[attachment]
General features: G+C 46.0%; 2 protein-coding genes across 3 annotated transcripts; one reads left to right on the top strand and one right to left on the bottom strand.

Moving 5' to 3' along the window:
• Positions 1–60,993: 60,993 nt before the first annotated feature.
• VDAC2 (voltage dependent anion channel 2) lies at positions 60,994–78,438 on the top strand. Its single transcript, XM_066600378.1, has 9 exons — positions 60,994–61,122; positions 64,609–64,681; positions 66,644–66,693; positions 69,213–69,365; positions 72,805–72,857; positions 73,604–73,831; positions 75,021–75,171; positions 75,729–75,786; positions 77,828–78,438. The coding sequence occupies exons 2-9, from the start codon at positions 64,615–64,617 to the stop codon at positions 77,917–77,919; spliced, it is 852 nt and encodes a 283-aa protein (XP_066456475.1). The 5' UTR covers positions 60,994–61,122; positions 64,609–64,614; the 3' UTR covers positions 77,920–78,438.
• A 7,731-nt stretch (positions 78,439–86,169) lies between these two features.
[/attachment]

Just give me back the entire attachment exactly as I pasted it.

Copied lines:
General features: G+C 46.0%; 2 protein-coding genes across 3 annotated transcripts; one reads left to right on the top strand and one right to left on the bottom strand.

Moving 5' to 3' along the window:
• Positions 1–60,993: 60,993 nt before the first annotated feature.
• VDAC2 (voltage dependent anion channel 2) lies at positions 60,994–78,438 on the top strand. Its single transcript, XM_066600378.1, has 9 exons — positions 60,994–61,122; positions 64,609–64,681; positions 66,644–66,693; positions 69,213–69,365; positions 72,805–72,857; positions 73,604–73,831; positions 75,021–75,171; positions 75,729–75,786; positions 77,828–78,438. The coding sequence occupies exons 2-9, from the start codon at positions 64,615–64,617 to the stop codon at positions 77,917–77,919; spliced, it is 852 nt and encodes a 283-aa protein (XP_066456475.1). The 5' UTR covers positions 60,994–61,122; positions 64,609–64,614; the 3' UTR covers positions 77,920–78,438.
• A 7,731-nt stretch (positions 78,439–86,169) lies between these two features.